Creating a Good First Impression to Improve the Candidate Experience #thecandidate
CareySue Vega | HR| By
We always tell candidates to make sure they’re doing everything they can to create a great first impression. As a company, are you creating the perfect candidate experience for your potential new hire? It sometimes appears as though, from the attitude and actions of the interviewer, that they are doing the candidate a favor by interviewing them. When in reality, the candidate may be a ‘rock star’ of an employee and is actually doing us the bigger favor by choosing our company as a potential place to work.
If the potential new hire is indeed a rock star of an employee, he or she should be interviewing you and your company, just as much as you are interviewing them.
The First Impression you present on behalf of your company may make or break the overall candidate experience:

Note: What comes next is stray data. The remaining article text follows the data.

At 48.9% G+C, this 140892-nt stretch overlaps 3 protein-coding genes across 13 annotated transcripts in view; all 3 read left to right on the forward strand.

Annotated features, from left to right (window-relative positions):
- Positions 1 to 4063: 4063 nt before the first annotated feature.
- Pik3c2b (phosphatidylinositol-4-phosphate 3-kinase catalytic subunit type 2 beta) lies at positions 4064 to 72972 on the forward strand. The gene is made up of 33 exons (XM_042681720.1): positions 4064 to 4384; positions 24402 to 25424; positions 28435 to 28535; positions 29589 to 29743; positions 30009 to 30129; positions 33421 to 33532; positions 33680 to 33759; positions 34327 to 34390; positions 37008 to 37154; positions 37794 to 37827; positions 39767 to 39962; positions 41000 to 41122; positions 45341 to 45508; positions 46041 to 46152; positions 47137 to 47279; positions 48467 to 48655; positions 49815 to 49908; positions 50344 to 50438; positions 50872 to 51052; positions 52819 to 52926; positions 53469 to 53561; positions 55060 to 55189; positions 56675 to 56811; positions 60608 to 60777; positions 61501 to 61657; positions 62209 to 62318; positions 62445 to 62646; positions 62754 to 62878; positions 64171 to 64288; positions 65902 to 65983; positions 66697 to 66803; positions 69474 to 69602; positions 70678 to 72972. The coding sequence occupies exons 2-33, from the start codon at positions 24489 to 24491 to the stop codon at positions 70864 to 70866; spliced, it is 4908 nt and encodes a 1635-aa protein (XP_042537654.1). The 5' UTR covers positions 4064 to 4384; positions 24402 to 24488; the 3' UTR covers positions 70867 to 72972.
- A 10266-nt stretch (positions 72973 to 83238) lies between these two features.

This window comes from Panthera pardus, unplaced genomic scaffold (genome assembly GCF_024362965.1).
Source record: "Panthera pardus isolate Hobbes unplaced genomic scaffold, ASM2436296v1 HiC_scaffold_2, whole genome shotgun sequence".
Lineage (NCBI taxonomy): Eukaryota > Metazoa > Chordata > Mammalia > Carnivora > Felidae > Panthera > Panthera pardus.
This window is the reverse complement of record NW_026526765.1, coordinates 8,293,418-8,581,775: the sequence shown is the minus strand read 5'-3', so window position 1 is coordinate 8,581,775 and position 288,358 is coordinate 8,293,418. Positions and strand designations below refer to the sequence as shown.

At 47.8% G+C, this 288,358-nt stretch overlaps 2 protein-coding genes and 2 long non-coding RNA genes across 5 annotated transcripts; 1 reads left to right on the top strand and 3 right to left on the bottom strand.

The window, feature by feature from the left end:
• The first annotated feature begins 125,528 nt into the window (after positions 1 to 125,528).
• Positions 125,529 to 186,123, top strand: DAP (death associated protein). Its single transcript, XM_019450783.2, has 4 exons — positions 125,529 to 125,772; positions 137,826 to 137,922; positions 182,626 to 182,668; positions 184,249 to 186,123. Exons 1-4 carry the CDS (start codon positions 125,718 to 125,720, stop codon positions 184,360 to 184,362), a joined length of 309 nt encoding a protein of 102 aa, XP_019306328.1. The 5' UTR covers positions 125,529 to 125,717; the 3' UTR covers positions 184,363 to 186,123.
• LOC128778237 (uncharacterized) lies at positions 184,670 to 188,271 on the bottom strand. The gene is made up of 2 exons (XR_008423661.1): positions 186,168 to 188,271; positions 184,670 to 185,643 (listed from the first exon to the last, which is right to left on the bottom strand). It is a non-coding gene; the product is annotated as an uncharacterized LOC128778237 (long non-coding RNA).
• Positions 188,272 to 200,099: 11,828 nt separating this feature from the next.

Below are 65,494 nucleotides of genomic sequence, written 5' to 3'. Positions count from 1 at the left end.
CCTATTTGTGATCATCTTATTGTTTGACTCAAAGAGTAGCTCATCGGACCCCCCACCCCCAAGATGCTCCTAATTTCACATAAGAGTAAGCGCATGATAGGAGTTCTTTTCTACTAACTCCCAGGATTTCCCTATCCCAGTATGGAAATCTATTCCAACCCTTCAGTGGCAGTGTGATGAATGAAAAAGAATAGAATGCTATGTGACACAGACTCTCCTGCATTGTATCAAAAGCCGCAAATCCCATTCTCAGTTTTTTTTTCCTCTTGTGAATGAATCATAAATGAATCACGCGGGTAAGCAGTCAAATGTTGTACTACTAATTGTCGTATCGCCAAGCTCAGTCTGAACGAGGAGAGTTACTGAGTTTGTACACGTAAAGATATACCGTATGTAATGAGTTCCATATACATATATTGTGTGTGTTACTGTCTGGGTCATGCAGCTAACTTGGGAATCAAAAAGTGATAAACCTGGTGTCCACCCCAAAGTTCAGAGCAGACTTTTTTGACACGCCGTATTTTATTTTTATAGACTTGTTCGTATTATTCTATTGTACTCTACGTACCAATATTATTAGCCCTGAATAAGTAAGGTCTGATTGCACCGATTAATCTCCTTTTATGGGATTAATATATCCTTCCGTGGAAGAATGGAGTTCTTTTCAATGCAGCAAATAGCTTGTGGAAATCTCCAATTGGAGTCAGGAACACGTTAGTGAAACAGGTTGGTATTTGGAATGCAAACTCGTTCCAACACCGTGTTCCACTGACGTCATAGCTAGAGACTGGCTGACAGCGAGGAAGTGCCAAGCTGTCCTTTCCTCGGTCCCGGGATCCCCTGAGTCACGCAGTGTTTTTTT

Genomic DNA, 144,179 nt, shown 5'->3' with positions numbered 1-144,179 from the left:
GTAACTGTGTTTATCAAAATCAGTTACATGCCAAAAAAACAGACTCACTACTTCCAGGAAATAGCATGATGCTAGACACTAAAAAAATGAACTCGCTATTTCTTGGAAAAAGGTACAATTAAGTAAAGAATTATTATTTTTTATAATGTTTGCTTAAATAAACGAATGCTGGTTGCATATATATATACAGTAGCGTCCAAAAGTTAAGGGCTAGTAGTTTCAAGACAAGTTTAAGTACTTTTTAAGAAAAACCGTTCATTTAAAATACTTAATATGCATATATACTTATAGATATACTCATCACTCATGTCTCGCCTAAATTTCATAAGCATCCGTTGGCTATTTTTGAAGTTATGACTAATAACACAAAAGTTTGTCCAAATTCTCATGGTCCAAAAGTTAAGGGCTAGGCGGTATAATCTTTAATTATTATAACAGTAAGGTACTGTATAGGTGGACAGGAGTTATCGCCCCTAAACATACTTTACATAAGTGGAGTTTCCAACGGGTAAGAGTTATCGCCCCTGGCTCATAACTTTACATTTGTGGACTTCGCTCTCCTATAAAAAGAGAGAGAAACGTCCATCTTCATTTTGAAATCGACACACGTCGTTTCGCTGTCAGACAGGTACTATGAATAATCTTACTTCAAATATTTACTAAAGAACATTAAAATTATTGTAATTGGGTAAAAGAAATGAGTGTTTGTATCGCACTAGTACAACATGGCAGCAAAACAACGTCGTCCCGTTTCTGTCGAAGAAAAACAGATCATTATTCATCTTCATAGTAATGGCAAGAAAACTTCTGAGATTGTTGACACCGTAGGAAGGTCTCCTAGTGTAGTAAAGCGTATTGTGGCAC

Guidelines on creating a good first impression to improve the candidate experience:
- Were you on time for the interview, or did you leave the interviewee waiting because you had something ‘important’ to do?
- Did you make eye contact and offer the candidate a nice firm handshake?
- Was your body language welcoming?
- Is your office neat, clean and welcoming?
- Did you give the interviewee your full attention during your time together, or were you distracted thinking ‘I have 10 more of these to make it through’? And by the way, is it 5 o’clock yet?
- Was it obvious that you were reading a ‘script’ of questions, or did you try to make the candidate feel as though you were really asking about him or her and their experience?
- Did you share professional history, or information, about the team to help the candidate get an idea of whom they would be working with if selected?
- Were you polite to your co-workers in front of the candidate?
- Is it obvious that your company provides not only great external customer service, but also great internal customer service amongst coworkers?
- Did you communicate clearly expectations and anticipated timeline of the interview process?
And yes, YOU as the interviewer hold most of the cards, but you don’t want that perfect new hire to slip through the cracks because you made a bad first impression for the company.